In laying out plans for his second term in office, Gabriel Bernardino, chairman of the European Insurance and Occupational Pensions Authority (Eiopa), presents a number of laudable aims. Among his headline targets are achieving supervisory convergence, enhancing consumer protection and preserving financial stability.
Along the way, over the next five years, Eiopa will of course fulfil all the other day-to-day duties one might expect of a European supervisory authority. But in an interview with Risk.net, Bernardino admits his organisation cannot hope to cover all areas of concern – hence there is a need to prioritise.
For example, Bernardino says Eiopa will conduct an analysis of the ongoing appropriateness of insurers' internal models and elements of benchmarking, but he admits: "We don't have the resources to touch on all issues." In practice, that means the regulator will tackle the elements it considers most relevant – modelling sovereign exposures will be a focus, with an analysis due this year, to be followed by policy proposals.
Originally set up in 2011 with just 20 employees, Eiopa is now staffed by around 140 people. Charged, however, with supervising insurers and pension funds in Europe that collectively manage assets in excess of €9.2 trillion ($10.3 trillion) in the eurozone alone – according to the European Central Bank – the organisation could be described as under-resourced. Its annual budget of just under €20 million certainly does not seem excessive, given the regulator's wide remit. The same could be said of its sister bodies, the European Securities and Markets Authority and the European Banking Authority.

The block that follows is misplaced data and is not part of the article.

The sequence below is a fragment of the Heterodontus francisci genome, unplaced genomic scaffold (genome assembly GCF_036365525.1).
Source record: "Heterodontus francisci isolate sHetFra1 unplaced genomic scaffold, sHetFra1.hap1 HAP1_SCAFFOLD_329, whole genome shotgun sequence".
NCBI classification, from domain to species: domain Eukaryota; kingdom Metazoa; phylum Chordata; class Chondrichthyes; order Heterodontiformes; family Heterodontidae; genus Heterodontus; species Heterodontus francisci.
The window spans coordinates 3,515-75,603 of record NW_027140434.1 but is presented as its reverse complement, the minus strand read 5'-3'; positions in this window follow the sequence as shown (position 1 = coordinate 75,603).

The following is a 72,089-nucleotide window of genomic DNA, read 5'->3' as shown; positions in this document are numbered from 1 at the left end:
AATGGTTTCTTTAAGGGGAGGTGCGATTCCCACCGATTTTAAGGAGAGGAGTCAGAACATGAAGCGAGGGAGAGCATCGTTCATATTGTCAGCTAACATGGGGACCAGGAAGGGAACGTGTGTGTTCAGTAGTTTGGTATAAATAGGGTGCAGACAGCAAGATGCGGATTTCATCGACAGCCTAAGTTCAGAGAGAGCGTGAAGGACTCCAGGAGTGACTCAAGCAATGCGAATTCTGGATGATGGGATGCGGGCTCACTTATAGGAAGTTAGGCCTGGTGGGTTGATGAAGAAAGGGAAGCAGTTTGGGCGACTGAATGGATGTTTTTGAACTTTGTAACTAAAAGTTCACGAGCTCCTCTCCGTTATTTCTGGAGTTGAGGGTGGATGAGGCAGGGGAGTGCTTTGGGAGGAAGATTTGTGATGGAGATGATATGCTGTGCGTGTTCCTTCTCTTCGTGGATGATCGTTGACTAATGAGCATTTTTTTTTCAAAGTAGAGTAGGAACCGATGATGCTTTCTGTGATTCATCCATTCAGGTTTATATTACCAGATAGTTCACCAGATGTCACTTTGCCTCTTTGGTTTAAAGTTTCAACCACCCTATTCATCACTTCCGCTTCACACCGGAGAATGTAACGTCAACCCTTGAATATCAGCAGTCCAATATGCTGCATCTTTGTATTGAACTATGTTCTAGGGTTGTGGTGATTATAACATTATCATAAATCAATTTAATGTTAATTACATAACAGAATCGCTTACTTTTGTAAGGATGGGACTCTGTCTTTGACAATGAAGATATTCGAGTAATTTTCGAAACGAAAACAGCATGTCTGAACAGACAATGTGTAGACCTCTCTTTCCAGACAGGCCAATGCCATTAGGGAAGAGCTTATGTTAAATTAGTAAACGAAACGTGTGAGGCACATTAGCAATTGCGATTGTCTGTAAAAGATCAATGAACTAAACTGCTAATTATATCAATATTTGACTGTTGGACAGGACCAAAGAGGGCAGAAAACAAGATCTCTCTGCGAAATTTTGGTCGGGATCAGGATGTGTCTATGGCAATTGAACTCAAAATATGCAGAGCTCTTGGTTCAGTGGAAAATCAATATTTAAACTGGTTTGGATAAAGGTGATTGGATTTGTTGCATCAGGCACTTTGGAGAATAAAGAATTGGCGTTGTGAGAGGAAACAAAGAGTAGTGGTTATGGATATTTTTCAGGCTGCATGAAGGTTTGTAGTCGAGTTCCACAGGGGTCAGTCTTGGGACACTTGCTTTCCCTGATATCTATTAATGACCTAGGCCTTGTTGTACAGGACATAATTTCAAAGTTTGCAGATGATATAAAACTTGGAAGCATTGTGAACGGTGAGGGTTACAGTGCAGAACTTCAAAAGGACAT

Eiopa is currently funded 40% from the European Commission and 60% by EU member states. Bernardino thinks this is a structural problem, to be solved by financing Eiopa's activities from the central European Union budget and/or levying insurers and pension funds. After first making such a call in 2013, he is hopeful of change – with the European Commission said to be considering the issue.
Insurers and pension funds would not rejoice at the prospect of being asked to contribute, but solving the structural problem of funding Eiopa's activities may well produce improved regulatory outcomes.